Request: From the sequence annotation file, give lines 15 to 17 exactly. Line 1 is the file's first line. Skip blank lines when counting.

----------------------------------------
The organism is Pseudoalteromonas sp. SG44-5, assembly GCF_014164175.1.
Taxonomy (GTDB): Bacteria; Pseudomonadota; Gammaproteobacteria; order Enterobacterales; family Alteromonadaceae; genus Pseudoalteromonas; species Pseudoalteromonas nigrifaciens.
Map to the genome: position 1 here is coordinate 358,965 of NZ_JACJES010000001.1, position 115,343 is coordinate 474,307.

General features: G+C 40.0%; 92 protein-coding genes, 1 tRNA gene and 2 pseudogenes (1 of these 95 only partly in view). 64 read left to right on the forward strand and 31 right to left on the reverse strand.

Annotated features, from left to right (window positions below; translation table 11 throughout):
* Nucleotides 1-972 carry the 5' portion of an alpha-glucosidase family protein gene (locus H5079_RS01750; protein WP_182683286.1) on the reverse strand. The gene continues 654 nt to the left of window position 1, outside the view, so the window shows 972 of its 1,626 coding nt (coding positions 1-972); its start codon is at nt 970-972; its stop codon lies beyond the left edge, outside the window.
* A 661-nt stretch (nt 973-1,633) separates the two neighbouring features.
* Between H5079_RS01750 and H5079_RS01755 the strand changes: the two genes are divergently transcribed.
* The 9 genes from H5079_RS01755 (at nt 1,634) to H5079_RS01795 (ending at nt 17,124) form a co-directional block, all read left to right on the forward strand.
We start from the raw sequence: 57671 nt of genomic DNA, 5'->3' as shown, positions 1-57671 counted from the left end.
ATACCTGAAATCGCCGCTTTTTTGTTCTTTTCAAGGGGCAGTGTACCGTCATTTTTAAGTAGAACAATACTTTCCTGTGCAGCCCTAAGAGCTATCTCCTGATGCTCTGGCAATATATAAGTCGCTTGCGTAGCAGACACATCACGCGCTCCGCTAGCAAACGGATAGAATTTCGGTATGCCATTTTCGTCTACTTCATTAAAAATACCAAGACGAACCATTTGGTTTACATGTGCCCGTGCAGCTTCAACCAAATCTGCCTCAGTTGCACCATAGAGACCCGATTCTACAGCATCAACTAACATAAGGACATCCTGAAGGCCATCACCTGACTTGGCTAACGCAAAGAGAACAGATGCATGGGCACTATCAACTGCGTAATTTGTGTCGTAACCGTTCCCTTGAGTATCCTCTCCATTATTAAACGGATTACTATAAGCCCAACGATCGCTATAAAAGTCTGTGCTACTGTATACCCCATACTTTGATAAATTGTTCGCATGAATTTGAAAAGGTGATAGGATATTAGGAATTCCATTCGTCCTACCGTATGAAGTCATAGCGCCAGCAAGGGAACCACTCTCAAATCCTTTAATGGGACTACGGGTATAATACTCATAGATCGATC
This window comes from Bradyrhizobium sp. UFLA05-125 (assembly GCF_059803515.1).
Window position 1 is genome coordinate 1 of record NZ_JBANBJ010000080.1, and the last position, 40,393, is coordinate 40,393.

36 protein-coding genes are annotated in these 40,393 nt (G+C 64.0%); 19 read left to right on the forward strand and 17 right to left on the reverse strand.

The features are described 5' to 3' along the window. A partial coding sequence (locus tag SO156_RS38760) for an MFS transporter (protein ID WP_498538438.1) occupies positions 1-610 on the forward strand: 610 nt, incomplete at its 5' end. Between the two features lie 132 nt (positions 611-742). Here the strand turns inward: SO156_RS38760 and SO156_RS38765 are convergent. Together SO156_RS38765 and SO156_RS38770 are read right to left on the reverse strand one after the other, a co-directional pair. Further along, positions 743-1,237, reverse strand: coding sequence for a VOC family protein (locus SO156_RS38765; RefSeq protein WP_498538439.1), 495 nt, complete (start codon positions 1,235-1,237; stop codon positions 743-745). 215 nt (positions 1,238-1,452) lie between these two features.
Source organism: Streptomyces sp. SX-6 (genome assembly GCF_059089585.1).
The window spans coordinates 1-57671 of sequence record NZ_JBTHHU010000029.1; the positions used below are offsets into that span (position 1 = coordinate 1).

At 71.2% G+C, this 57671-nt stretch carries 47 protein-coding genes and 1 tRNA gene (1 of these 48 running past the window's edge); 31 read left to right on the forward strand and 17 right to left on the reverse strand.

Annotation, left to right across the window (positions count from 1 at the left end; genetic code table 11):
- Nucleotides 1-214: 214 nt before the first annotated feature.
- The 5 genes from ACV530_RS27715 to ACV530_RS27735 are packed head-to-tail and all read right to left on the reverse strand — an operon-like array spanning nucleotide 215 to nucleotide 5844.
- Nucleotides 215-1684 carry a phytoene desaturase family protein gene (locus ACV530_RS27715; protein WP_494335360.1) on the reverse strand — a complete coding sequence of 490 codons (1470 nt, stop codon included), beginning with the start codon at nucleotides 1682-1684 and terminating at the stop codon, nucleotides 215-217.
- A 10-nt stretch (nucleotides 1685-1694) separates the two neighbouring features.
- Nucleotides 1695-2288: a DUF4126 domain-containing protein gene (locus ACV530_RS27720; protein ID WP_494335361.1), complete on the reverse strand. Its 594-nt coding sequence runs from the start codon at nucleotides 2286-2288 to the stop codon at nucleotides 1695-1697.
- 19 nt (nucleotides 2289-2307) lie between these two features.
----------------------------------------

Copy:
The features are described 5' to 3' along the window. A partial coding sequence (locus tag SO156_RS38760) for an MFS transporter (protein ID WP_498538438.1) occupies positions 1-610 on the forward strand: 610 nt, incomplete at its 5' end. Between the two features lie 132 nt (positions 611-742). Here the strand turns inward: SO156_RS38760 and SO156_RS38765 are convergent. Together SO156_RS38765 and SO156_RS38770 are read right to left on the reverse strand one after the other, a co-directional pair. Further along, positions 743-1,237, reverse strand: coding sequence for a VOC family protein (locus SO156_RS38765; RefSeq protein WP_498538439.1), 495 nt, complete (start codon positions 1,235-1,237; stop codon positions 743-745). 215 nt (positions 1,238-1,452) lie between these two features.
Source organism: Streptomyces sp. SX-6 (genome assembly GCF_059089585.1).
The window spans coordinates 1-57671 of sequence record NZ_JBTHHU010000029.1; the positions used below are offsets into that span (position 1 = coordinate 1).